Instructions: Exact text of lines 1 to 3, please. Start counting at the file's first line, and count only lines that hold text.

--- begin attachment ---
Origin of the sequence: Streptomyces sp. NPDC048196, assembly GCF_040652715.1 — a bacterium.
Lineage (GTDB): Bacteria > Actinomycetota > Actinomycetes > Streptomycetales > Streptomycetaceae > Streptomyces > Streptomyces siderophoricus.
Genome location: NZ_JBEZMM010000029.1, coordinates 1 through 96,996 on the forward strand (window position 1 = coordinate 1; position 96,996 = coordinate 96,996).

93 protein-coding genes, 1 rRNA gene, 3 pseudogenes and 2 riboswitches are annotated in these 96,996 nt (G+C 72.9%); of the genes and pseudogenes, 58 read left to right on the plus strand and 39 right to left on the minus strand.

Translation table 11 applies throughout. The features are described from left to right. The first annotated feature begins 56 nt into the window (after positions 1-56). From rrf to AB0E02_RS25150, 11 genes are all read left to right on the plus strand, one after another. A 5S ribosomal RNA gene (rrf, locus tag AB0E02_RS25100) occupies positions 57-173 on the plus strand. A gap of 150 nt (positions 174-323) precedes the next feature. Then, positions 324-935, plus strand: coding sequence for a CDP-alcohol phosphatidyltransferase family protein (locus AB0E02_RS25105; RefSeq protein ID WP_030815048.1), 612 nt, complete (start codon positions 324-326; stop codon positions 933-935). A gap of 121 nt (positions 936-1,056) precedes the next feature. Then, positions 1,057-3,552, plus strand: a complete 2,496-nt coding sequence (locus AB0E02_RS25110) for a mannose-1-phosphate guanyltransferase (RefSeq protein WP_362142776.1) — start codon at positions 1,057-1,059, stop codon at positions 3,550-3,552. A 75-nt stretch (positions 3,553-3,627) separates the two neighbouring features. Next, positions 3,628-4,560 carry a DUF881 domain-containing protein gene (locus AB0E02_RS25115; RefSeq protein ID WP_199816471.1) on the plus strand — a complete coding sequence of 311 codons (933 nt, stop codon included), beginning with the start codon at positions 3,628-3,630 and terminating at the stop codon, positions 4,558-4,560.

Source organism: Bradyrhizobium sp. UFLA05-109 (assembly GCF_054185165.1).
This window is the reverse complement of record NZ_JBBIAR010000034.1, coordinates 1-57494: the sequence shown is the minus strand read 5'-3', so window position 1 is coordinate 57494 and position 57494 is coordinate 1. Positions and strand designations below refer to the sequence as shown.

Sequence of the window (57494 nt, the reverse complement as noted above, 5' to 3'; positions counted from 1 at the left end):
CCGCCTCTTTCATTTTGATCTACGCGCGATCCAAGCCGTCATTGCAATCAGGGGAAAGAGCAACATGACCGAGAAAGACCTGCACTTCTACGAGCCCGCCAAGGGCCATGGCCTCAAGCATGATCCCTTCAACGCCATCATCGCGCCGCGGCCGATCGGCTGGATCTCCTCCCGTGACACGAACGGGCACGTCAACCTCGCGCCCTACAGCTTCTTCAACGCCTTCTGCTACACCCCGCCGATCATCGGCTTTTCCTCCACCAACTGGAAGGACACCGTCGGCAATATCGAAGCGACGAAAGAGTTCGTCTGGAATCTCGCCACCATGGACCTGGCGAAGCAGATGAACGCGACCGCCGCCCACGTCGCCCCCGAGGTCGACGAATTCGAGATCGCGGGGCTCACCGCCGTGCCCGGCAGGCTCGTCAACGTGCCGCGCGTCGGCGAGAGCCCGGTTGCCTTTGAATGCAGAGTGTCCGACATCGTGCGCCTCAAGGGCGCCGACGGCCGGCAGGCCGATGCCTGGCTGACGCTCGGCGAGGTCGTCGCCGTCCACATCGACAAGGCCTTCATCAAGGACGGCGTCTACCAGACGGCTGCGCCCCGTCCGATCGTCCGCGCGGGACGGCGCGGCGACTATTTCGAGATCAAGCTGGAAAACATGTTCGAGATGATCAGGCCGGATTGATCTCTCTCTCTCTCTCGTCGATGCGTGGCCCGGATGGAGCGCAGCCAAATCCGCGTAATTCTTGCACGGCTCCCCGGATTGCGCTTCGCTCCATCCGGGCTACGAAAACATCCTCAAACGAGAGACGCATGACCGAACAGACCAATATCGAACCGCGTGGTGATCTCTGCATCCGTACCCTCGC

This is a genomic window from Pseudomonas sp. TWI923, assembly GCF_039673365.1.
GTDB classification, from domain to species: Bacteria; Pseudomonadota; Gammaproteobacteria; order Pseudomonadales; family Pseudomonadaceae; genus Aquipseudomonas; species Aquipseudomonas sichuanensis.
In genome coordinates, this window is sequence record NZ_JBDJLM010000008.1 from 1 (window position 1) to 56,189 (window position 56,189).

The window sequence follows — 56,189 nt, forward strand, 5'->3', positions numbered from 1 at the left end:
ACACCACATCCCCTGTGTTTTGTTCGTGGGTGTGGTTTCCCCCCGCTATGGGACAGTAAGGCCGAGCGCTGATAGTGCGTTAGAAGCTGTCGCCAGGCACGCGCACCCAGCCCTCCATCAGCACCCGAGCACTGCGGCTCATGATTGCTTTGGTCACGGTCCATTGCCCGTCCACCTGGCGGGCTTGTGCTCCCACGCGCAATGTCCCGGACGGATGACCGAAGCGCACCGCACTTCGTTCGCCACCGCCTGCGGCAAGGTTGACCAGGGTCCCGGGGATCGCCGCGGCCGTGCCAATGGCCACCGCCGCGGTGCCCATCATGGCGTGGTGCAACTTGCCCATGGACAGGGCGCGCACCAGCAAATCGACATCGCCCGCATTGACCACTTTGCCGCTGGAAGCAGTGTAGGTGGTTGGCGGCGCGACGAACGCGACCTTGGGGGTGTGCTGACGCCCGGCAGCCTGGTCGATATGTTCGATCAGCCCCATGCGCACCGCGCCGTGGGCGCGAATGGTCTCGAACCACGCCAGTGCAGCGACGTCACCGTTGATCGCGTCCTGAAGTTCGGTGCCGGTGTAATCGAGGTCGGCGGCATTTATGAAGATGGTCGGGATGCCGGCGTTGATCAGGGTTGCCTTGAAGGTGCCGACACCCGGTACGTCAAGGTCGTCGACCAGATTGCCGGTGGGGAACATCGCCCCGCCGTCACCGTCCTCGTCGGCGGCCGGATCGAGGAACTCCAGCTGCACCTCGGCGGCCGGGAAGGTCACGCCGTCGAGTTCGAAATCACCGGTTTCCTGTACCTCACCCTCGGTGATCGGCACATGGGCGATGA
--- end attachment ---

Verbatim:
Origin of the sequence: Streptomyces sp. NPDC048196, assembly GCF_040652715.1 — a bacterium.
Lineage (GTDB): Bacteria > Actinomycetota > Actinomycetes > Streptomycetales > Streptomycetaceae > Streptomyces > Streptomyces siderophoricus.
Genome location: NZ_JBEZMM010000029.1, coordinates 1 through 96,996 on the forward strand (window position 1 = coordinate 1; position 96,996 = coordinate 96,996).